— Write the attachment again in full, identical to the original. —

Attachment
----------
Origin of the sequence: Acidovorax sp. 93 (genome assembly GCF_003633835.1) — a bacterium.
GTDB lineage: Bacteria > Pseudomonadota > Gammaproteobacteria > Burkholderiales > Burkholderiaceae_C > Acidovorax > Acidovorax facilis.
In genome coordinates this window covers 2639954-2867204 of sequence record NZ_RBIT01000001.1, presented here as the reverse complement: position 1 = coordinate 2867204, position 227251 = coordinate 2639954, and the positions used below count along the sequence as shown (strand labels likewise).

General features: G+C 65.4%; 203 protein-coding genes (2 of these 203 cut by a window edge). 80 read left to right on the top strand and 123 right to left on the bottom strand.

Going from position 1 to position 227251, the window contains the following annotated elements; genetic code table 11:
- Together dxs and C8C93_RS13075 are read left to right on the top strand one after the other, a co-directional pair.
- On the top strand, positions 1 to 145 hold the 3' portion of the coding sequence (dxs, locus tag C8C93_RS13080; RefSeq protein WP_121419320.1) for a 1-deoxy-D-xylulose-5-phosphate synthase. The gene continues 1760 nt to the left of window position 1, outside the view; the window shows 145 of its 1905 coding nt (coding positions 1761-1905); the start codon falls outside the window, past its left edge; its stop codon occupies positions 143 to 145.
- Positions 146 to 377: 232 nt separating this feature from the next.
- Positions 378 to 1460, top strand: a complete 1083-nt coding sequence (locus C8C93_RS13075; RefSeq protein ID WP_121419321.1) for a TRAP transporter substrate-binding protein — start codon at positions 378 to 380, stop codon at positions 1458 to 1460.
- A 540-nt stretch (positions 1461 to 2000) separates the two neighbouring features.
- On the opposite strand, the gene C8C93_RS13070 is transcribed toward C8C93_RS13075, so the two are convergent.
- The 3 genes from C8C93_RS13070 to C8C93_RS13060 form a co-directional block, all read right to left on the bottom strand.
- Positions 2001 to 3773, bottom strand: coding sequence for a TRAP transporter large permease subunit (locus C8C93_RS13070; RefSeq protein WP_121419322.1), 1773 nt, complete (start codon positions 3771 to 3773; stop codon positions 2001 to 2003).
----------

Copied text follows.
Origin of the sequence: Acidovorax sp. 93 (genome assembly GCF_003633835.1) — a bacterium.
GTDB lineage: Bacteria > Pseudomonadota > Gammaproteobacteria > Burkholderiales > Burkholderiaceae_C > Acidovorax > Acidovorax facilis.
In genome coordinates this window covers 2639954-2867204 of sequence record NZ_RBIT01000001.1, presented here as the reverse complement: position 1 = coordinate 2867204, position 227251 = coordinate 2639954, and the positions used below count along the sequence as shown (strand labels likewise).

General features: G+C 65.4%; 203 protein-coding genes (2 of these 203 cut by a window edge). 80 read left to right on the top strand and 123 right to left on the bottom strand.

Going from position 1 to position 227251, the window contains the following annotated elements; genetic code table 11:
- Together dxs and C8C93_RS13075 are read left to right on the top strand one after the other, a co-directional pair.
- On the top strand, positions 1 to 145 hold the 3' portion of the coding sequence (dxs, locus tag C8C93_RS13080; RefSeq protein WP_121419320.1) for a 1-deoxy-D-xylulose-5-phosphate synthase. The gene continues 1760 nt to the left of window position 1, outside the view; the window shows 145 of its 1905 coding nt (coding positions 1761-1905); the start codon falls outside the window, past its left edge; its stop codon occupies positions 143 to 145.
- Positions 146 to 377: 232 nt separating this feature from the next.
- Positions 378 to 1460, top strand: a complete 1083-nt coding sequence (locus C8C93_RS13075; RefSeq protein ID WP_121419321.1) for a TRAP transporter substrate-binding protein — start codon at positions 378 to 380, stop codon at positions 1458 to 1460.
- A 540-nt stretch (positions 1461 to 2000) separates the two neighbouring features.
- On the opposite strand, the gene C8C93_RS13070 is transcribed toward C8C93_RS13075, so the two are convergent.
- The 3 genes from C8C93_RS13070 to C8C93_RS13060 form a co-directional block, all read right to left on the bottom strand.
- Positions 2001 to 3773, bottom strand: coding sequence for a TRAP transporter large permease subunit (locus C8C93_RS13070; RefSeq protein WP_121419322.1), 1773 nt, complete (start codon positions 3771 to 3773; stop codon positions 2001 to 2003).